A poster showing a pair of Sri Lanka leopards has been named Best Poster for the South Asia Region in an international competition.
The poster was created and submitted by Sri Lanka Tourism for the Vettor Giusti Tourism Poster Competition, which is held once in two years to mark the United Nations World Tourism Organisation (UNWTO) General Assembly sessions.
The winning posters will be on display in the entrance hall of the UNWTO building in Madrid, Spain. Sri Lanka Tourism has launched a campaign under the banner, “Refreshingly Sri Lanka”, leveraging on the country’s natural wealth and beauty. The content of the campaign falls into eight categories, based on the eight letters that spell “Sri Lanka.” As a tourism destination, the country can boast of a wide range of wildlife – from the leopard and the sloth bear to the elephant and the blue whale – all encompassed in a relatively small geographical area, the campaign points out.
Sri Lanka has the potential to become the “Wildlife Wonder of Asia” as long as the country’s tourism potential is properly tapped, say conservationists. Feedback from visitors suggest that this is not happening.
Answering a recent survey questionnaire, tourists said they were “satisfied” with the wildlife experience in game reserves in general, but not with the “overall experience.” They cited setbacks such as a lack of knowledgeable guides, congestion in parks, and negative behaviour by jeep drivers who disturbed animals. They also mentioned park infrastructure deficiencies, such as inadequate visitor centres and unclean toilets. All these factors, they said, prevented them from describing their visit to Sri Lanka as “memorable.”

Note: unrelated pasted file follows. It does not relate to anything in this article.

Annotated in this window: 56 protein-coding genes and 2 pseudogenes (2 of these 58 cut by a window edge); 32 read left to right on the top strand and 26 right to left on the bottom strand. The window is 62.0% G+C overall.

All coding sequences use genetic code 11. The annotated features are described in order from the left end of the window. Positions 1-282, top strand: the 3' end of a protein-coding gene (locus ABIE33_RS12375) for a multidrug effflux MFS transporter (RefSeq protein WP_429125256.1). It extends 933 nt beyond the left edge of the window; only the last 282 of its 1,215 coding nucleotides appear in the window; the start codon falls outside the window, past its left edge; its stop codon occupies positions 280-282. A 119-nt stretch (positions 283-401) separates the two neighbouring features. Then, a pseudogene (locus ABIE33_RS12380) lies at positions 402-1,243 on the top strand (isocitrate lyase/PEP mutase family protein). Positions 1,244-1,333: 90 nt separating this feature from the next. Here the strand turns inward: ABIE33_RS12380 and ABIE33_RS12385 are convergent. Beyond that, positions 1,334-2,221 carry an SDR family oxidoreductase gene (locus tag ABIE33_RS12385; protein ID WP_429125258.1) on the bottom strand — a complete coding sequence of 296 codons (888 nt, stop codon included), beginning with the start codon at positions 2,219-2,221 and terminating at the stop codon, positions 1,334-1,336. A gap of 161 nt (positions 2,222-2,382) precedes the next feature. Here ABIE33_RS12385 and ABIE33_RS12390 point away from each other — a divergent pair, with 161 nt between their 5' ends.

Tourists mentioned popular national parks in other countries where visitor numbers and conduct within parks are monitored.
In India, many of the tiger reserves have a daily quota for vehicles permitted inside, and strict rules on the number of vehicles allowed per route. In game reserves in South Africa, only a limited number of safari jeeps are allowed for each wildlife sighting, and only one vehicle at a time is permitted at an observation point. In Ruwanda, a maximum eight visitors at a time are allowed to observe the rare Mountain Gorillas.
The fact that all these tours are always fully booked attests to visitor satisfaction with the arrangements. The “sustainable tourism” lobby in Sri Lanka would like to see Sri Lanka pitched as a high-end conservation tourism destination, while avoiding the pitfalls of mass tourism. This would be economically beneficial and protective of the wildlife within the wildlife parks, they say.
The Sri Lanka Tourism Promotion Bureau is working closely with conservationists to promote regulated, well-conducted wildlife tourism.
Vipula Wanigasekera, acting director-general of Sri Lanka Tourism, told the Sunday Times that research was being done to determine visitor capacity for Yala National Park, and that an action plan was being drawn up.
As a first step, Sri Lanka Tourism and other animal welfare groups are training Yala trackers in game reserve best practices, as observed in other tourism-dedicated countries.
Activists say the Department of Wildlife Conservation needs to boost its resources and beef up its numbers in order to manage visitors. More trained guides are urgently needed, they say.